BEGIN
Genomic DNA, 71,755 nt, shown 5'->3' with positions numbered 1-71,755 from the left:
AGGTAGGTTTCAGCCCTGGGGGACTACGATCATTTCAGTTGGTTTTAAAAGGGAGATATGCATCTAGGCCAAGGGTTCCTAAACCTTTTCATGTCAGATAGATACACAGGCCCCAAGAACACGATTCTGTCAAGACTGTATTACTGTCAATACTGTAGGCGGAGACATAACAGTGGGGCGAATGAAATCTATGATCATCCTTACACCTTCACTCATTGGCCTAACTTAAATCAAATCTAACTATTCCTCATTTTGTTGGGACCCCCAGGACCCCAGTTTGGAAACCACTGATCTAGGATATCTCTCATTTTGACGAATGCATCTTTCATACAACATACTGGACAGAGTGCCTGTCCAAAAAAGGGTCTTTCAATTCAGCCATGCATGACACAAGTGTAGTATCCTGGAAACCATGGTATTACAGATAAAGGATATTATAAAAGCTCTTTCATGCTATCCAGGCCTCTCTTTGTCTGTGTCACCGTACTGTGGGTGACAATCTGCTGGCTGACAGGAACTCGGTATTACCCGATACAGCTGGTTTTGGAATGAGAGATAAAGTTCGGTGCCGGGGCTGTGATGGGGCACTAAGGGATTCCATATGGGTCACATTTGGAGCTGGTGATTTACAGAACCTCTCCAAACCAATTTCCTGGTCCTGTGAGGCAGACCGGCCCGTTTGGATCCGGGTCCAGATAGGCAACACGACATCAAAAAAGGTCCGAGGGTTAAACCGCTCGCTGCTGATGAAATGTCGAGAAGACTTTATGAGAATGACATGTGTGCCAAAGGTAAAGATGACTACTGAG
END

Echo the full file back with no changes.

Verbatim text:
Genomic DNA, 71,755 nt, shown 5'->3' with positions numbered 1-71,755 from the left:
AGGTAGGTTTCAGCCCTGGGGGACTACGATCATTTCAGTTGGTTTTAAAAGGGAGATATGCATCTAGGCCAAGGGTTCCTAAACCTTTTCATGTCAGATAGATACACAGGCCCCAAGAACACGATTCTGTCAAGACTGTATTACTGTCAATACTGTAGGCGGAGACATAACAGTGGGGCGAATGAAATCTATGATCATCCTTACACCTTCACTCATTGGCCTAACTTAAATCAAATCTAACTATTCCTCATTTTGTTGGGACCCCCAGGACCCCAGTTTGGAAACCACTGATCTAGGATATCTCTCATTTTGACGAATGCATCTTTCATACAACATACTGGACAGAGTGCCTGTCCAAAAAAGGGTCTTTCAATTCAGCCATGCATGACACAAGTGTAGTATCCTGGAAACCATGGTATTACAGATAAAGGATATTATAAAAGCTCTTTCATGCTATCCAGGCCTCTCTTTGTCTGTGTCACCGTACTGTGGGTGACAATCTGCTGGCTGACAGGAACTCGGTATTACCCGATACAGCTGGTTTTGGAATGAGAGATAAAGTTCGGTGCCGGGGCTGTGATGGGGCACTAAGGGATTCCATATGGGTCACATTTGGAGCTGGTGATTTACAGAACCTCTCCAAACCAATTTCCTGGTCCTGTGAGGCAGACCGGCCCGTTTGGATCCGGGTCCAGATAGGCAACACGACATCAAAAAAGGTCCGAGGGTTAAACCGCTCGCTGCTGATGAAATGTCGAGAAGACTTTATGAGAATGACATGTGTGCCAAAGGTAAAGATGACTACTGAG